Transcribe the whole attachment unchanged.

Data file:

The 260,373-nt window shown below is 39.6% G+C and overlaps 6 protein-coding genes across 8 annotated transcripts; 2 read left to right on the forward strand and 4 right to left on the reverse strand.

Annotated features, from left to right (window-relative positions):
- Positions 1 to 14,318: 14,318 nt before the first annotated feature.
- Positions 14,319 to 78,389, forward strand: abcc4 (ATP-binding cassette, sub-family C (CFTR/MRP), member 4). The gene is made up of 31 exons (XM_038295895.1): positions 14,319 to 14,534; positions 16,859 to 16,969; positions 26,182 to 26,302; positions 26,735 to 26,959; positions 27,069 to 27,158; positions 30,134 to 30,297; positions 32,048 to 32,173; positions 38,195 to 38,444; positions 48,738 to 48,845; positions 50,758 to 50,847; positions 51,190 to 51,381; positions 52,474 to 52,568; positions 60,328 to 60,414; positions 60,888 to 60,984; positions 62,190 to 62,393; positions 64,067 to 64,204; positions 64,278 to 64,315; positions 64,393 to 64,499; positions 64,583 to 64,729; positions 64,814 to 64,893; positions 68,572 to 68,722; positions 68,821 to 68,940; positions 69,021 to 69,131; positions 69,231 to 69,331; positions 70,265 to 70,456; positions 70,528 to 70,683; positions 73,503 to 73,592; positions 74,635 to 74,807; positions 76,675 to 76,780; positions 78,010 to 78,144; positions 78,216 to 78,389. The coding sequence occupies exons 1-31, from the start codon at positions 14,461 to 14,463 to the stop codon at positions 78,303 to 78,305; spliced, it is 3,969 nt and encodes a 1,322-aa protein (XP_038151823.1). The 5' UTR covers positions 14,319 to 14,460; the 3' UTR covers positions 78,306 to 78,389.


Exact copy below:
The 260,373-nt window shown below is 39.6% G+C and overlaps 6 protein-coding genes across 8 annotated transcripts; 2 read left to right on the forward strand and 4 right to left on the reverse strand.

Annotated features, from left to right (window-relative positions):
- Positions 1 to 14,318: 14,318 nt before the first annotated feature.
- Positions 14,319 to 78,389, forward strand: abcc4 (ATP-binding cassette, sub-family C (CFTR/MRP), member 4). The gene is made up of 31 exons (XM_038295895.1): positions 14,319 to 14,534; positions 16,859 to 16,969; positions 26,182 to 26,302; positions 26,735 to 26,959; positions 27,069 to 27,158; positions 30,134 to 30,297; positions 32,048 to 32,173; positions 38,195 to 38,444; positions 48,738 to 48,845; positions 50,758 to 50,847; positions 51,190 to 51,381; positions 52,474 to 52,568; positions 60,328 to 60,414; positions 60,888 to 60,984; positions 62,190 to 62,393; positions 64,067 to 64,204; positions 64,278 to 64,315; positions 64,393 to 64,499; positions 64,583 to 64,729; positions 64,814 to 64,893; positions 68,572 to 68,722; positions 68,821 to 68,940; positions 69,021 to 69,131; positions 69,231 to 69,331; positions 70,265 to 70,456; positions 70,528 to 70,683; positions 73,503 to 73,592; positions 74,635 to 74,807; positions 76,675 to 76,780; positions 78,010 to 78,144; positions 78,216 to 78,389. The coding sequence occupies exons 1-31, from the start codon at positions 14,461 to 14,463 to the stop codon at positions 78,303 to 78,305; spliced, it is 3,969 nt and encodes a 1,322-aa protein (XP_038151823.1). The 5' UTR covers positions 14,319 to 14,460; the 3' UTR covers positions 78,306 to 78,389.